Re: General Question — Notation

George Ziemann gzieman54 at
Thu Mar 12 20:20:40 EDT 2015

Thanks to everyone who responded to this question (and especially to Bas
for his lengthy explanation on pros and cons). I now have a much clearer
perspective on this subject. You all gave me a lot of solid advice to

I obviously need to get more familiar with notation, but not give up
completely on 4GL (which I am very comfortable with) because some of it
still works very well, depending on the exact scenario within a specific

On Thu, Mar 12, 2015 at 4:29 PM, Bastiaan Olij <bastiaan at>

> Hi George,
> There are pro's and con's. The other guys have already pointed out some.
> I'm going a bit further.
> There are two main key drivers for notation:
> The first is simply the structure it provides.
> Calculate
> $cinst.$objs.ContainerField.$objs.ComplexGrid.$objs.FieldOnComplexGrid.6.$visible
> as kTrue
> Is a whole lot easier then trying to find some sort of equivalent in
> 4GL. I'm not even sure if you can think of a nice way to write that in
> 4GL without expanding this to 6 or 7 commands.
> The second could be argued is part of the move to OO but also the simple
> inherent dangers in using global state as it is in Classic.
> For each line in list...
> end for
> Which list?! Yeah the current one, but what if one of your team mates
> changed the current list in a method you called just before your loop
> because he didn't know your code called his method and he needed the
> current list to change where he uses his method himself? All of a sudden
> your for loop handles the wrong list.
> If him changing the current list is subject to a condition that isn't
> always true, that is one hard bug to find.
> For myList.$line from 1 to myList.$linecount
> end for
> Not only have I no longer got the need to set the current list
> somewhere, my code now becomes explicit. There are no ifs or buts, this
> for loop works on the list it is intended to work on.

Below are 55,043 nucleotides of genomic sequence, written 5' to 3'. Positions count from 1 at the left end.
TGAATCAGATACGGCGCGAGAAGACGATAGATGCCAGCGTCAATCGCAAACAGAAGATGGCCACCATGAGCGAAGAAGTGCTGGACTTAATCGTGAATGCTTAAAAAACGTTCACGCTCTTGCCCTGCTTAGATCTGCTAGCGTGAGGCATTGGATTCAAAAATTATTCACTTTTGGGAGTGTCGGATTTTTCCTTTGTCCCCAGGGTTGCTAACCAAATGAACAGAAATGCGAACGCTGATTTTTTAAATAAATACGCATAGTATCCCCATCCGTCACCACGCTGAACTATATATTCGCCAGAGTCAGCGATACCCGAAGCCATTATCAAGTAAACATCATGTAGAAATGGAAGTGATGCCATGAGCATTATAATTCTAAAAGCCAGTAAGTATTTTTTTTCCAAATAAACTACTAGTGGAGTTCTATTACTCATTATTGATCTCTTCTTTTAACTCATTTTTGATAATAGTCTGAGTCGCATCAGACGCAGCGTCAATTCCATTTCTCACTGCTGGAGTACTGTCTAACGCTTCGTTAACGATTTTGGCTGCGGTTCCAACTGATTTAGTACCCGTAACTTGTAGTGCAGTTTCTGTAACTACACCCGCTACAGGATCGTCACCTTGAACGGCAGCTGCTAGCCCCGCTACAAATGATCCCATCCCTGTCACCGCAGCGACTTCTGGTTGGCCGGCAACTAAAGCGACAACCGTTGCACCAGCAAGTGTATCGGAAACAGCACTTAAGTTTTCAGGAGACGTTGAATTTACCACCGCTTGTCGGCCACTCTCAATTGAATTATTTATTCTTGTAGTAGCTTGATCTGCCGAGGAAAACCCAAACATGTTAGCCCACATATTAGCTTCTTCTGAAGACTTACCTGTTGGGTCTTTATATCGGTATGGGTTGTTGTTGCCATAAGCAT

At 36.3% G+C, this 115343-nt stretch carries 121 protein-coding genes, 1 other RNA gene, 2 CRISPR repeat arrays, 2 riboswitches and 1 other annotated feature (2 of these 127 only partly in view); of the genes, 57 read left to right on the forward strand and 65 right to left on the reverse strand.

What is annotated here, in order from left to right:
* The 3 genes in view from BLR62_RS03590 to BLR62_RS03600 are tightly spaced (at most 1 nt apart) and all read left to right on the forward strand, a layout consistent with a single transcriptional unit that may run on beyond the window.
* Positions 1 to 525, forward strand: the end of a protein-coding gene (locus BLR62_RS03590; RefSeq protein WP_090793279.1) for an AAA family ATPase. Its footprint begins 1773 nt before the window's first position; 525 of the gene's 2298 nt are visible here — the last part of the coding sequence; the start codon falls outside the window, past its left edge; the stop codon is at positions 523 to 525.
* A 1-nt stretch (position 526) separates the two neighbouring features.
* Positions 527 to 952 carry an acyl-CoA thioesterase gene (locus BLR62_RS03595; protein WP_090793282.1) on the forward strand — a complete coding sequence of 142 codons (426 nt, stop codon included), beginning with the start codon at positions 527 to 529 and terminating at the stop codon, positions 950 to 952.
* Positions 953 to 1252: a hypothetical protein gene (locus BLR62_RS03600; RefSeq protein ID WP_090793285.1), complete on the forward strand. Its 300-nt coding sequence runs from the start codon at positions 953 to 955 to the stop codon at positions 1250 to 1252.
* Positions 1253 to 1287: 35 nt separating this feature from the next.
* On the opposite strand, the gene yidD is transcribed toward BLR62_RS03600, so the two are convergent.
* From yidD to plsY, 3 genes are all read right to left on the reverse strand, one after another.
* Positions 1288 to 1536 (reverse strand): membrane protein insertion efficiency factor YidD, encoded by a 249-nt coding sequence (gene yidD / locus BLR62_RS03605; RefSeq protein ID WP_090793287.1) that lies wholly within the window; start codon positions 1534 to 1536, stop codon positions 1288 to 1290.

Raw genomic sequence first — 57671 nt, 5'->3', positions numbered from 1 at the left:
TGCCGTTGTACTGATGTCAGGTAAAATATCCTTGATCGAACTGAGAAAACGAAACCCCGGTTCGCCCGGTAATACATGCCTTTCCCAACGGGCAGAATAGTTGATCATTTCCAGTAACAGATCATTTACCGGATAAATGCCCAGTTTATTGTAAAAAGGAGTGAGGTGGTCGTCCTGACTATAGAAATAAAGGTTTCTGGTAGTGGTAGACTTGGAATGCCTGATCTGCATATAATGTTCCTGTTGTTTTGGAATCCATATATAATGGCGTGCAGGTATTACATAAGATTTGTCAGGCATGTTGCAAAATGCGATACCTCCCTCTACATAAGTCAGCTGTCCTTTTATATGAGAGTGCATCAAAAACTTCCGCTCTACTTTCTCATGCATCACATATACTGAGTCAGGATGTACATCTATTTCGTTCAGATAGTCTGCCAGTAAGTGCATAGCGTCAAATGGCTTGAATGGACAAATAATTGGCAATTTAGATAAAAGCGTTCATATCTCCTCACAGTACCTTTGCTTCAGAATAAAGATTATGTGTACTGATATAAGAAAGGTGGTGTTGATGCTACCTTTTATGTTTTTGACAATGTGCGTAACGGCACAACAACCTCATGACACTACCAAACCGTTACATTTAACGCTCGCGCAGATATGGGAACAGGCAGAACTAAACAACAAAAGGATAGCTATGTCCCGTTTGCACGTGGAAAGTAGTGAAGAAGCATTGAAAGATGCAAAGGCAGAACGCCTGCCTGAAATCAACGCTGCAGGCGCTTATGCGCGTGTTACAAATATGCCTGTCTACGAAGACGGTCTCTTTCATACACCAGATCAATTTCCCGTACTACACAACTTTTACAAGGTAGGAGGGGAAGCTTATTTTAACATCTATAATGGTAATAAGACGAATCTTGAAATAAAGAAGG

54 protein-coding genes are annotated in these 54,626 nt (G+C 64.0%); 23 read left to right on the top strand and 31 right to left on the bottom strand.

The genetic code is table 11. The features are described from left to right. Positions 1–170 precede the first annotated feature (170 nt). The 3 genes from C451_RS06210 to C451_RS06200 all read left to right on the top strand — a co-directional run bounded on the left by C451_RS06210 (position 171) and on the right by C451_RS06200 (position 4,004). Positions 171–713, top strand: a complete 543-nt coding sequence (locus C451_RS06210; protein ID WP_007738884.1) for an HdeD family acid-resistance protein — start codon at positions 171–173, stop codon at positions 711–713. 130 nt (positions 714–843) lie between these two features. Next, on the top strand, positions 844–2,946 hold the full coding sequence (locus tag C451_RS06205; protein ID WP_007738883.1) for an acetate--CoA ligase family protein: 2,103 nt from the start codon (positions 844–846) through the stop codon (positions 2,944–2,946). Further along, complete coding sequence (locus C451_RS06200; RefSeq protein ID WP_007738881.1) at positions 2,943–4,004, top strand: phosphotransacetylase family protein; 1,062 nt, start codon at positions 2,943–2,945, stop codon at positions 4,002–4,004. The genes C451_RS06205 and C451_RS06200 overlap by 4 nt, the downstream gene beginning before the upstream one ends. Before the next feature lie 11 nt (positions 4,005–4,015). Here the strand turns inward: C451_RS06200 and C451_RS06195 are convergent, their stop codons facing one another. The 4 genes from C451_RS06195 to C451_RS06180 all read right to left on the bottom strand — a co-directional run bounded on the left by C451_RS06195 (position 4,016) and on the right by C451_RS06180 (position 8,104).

> Now lists are simple but because you can now have multiple instance of
> the same class, so you can have the same window open multiple times,
> that explicitness becomes paramount. Alot of the old style of coding in
> Classic assumed there was only one instance of your window, that same
> code in Studio would likely interact with the wrong instance. Have two
> windows open for the same class, something you do in window A may
> inadvertently do something in Window B.
> However I'm going to play devils advocate for a moment as well.
> As natural as this step feels to me, and as used to notation I've
> become, I firmly believe it wasn't necessarily the best step to make.
> First on the practical side, Doug made the observation that notation can
> be faster, and this is definitely true. $sendall comes to mind and is an
> amazing bit of kit.
> That said, our for loop up above, is slower in its notation form then it
> is in its old "for each line in list" form. The way the old 4GL code got
> "tokonized" did away with an amazing amount of overhead usually
> associated with runtime languages.
> But more so on a theoretical side. Omnis' approach at implementing their
> 4GL language, and the way it was integrated into the IDE, was a stroke
> of pure brilliance. It requires a lot less programming know how and is a
> lot easier and more intuitive to understand. While I am not sure how you
> would solve certain things we now do notationaly in 4GL without running
> into heaps of issues with the more complex scope inherent with OO there
> is was a certain simplicity to 4GL that made Omnis Classic a joy to work
> with.
> I feel Omnis Studio as a result appeals much less to those who are
> comfortable with the style of development that was applicable in Omnis
> Classic and leans much more to the more traditional 3GL languages which
> may have more to offer then Omnis Studio has. In some ways Omnis has
> lost a little of the edge it had over its competition by going down the
> path they have.
> Cheers,
> Bas
> On 13/03/2015 7:46 am, George Ziemann wrote:
> > I've been using Omnis since Omnis 3. Used Studio 2 and now have Studio
> 6.1,
> > so I'm up-to-date for the moment.
> >
> > I've been watching this list and notice that every answer to every
> question
> > involves using notation. I have no general issue with this and have been
> > slowly adapting to using notation to get more granular control over
> things
> > (and to replace old processes that break after an upgrade because the old
> > method has been deprecated/discontinued), but most of the old Omnis
> > functions still work fine for me.
> >
> > My question is: What is the overwhelming reason to convert to using
> > notation instead of the traditional Omnis functions? Is it performance?
> > More control? Or is it because the old functions are gradually being
> phased
> > out?
> >
> --
> Kindest Regards,
> Bastiaan Olij
> e-mail: bastiaan at
> web:
> Skype: Mux213
> _____________________________________________________________
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George Ziemann
Database Developer
(480) 278-9746

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